As the chief executive of Diageo (DGE.L), Ivan Menezes is a role model for other Indian and ethnic minority business people. Menezes also understands he can use his power to help those that look up to him.
India-born Menezes’ has been named the EMpower Executive Role Model 2021. Menezes has topped the annual ranking of ethnic minority executives put together by diversity and inclusion organisation INvolve, with support from Yahoo Finance UK. The list celebrates people who are blazing a trail in the world of work and using their power to support progress.
Menezes topping the list reflects the leadership shown last year in the wake of the Black Live Matter movement. Shortly after the murder of George Floyd, which sparked the protests, Menezes spoke out and used some of the strongest words of any executive to condemn what he saw as outright racism.
“We have all watched in shock at the brutal killing of George Floyd and the outpouring of protest around the world,” Menezes said at the time. “This is not just a tragedy, nor is it an isolated incident. It is an outrage. As a leader of a global business and a person of colour, I strongly denounce any kind of racism, injustice or unequal treatment.
“The scourge of racism and injustice is found across the world and at this critical point in time, I say to our black colleagues: we stand together with you, we respect you, we hear you and we care about you. Black lives matter.”
Publicity shy Menezes has run FTSE 100 (^FTSE) alcohol giant Diageo since 2013. During his time in charge, he has made it a priority to promote both women and ethnic minorities.
Last year, Diageo launched “Society 2030: Spirit of Progress”. The far reaching plan included goals for reducing the company’s environmental impact and promoting responsible drinking. It also set ambitious targets to increase the number of ethnic minority leaders within the company. Diageo pledged to have 45% of its senior leaders be from ethnic minority backgrounds within the next decade. If met, it would mean Diageo would have one of the most diverse leaderships of a major corporate.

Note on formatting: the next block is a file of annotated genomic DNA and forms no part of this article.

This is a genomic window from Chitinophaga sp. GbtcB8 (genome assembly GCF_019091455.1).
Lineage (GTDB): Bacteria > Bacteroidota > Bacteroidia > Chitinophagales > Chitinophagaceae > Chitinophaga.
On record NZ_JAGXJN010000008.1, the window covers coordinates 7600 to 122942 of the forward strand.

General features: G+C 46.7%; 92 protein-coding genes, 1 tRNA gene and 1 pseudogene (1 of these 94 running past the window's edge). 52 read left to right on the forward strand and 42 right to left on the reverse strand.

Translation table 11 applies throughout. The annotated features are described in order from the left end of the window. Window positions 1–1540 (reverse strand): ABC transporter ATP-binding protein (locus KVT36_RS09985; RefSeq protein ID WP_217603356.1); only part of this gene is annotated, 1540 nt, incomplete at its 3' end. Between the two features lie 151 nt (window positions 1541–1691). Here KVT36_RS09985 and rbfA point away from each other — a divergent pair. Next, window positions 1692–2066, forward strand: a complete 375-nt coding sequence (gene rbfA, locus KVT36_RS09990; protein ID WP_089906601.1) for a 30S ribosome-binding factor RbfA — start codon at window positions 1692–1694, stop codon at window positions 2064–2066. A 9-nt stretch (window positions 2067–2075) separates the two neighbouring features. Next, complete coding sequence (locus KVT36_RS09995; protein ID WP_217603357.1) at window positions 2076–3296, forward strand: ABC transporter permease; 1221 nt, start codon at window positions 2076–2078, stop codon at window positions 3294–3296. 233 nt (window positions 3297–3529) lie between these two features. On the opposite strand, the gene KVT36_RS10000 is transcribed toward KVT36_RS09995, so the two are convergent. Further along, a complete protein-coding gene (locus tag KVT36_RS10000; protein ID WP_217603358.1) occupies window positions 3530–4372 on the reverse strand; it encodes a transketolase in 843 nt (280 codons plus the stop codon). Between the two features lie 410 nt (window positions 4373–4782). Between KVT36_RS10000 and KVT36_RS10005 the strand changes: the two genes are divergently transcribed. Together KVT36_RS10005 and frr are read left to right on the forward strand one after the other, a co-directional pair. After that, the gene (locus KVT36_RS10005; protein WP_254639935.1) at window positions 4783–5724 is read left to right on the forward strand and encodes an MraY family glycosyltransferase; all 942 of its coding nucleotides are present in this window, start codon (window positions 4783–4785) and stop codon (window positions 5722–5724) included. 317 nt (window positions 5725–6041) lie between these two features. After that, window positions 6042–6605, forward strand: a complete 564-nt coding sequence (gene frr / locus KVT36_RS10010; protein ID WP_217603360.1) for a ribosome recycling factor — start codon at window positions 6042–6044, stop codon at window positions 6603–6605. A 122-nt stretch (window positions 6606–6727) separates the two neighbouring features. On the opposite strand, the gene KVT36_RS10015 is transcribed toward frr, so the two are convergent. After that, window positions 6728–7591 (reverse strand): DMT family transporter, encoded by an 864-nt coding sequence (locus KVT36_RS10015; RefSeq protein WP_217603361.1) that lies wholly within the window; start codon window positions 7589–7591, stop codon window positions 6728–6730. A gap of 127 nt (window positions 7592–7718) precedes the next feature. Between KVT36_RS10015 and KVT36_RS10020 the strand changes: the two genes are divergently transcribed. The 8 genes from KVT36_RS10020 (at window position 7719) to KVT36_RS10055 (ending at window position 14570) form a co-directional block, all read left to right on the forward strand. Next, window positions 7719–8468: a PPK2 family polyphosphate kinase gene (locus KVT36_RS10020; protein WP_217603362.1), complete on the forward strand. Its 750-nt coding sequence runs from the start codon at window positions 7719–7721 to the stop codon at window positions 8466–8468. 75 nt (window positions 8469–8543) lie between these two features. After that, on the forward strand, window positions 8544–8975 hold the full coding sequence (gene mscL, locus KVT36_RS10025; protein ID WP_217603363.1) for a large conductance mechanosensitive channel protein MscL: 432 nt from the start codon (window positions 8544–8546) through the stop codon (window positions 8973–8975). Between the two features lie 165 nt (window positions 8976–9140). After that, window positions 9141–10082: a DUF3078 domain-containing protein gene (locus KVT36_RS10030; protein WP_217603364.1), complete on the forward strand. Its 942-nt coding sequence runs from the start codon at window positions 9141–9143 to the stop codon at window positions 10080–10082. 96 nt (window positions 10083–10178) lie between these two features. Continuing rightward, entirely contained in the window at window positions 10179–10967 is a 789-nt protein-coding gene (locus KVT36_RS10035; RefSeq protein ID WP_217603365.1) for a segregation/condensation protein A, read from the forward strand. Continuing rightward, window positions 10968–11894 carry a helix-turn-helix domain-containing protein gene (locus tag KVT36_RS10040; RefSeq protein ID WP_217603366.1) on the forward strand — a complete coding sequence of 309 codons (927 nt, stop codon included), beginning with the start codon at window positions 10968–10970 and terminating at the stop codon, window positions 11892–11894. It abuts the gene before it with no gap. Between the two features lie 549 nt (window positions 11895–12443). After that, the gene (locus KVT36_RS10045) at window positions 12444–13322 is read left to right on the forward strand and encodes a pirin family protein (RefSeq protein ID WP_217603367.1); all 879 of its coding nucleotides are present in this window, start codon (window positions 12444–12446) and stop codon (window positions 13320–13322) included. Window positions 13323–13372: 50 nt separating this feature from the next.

“As a global business, we are committed to playing our part to protect the future of our planet and to leading the way for others to follow,” Menezes said at the time.
Currently, three of Diageo’s eight board members are from BAME backgrounds. The “Spirit of Progress” plan has galvanised action to help push the ratios forward. Since it was announced, a global taskforce has been set up to establish how to meet the 45% target. A progressive Ethnic Diversity Framework was developed in response, which has set up training programmes for BAME staff in certain areas to ensure a pipeline of talent.
Diageo was also an early signatory of the Confederation of British Industry (CBI)’s Change the Race Ratio plan, which commits businesses to tackling racial barriers within the workplace.
Under Menezes’ leadership, Diageo has worked to support BAME communities externally as well as internally. The company announced a $20m (£14m) community fund to support social justice in North America last June, helping black communities and businesses to recover from COVID-19. Diageo has long-standing partnerships with the National Urban League and the NAACP Legal Defense Fund and has pledged over $1m to these organisations and 100 Black Men of America to support work for racial equality and social justice.
“This moment in history needs to be a catalyst,” Menezes said last year. “I will not allow us to be complacent about the progress we have made or to sit on the sidelines. We will deliver on our commitment to you and to society, to promote inclusion and diversity, and to take every action and step needed to make that a reality everywhere.”
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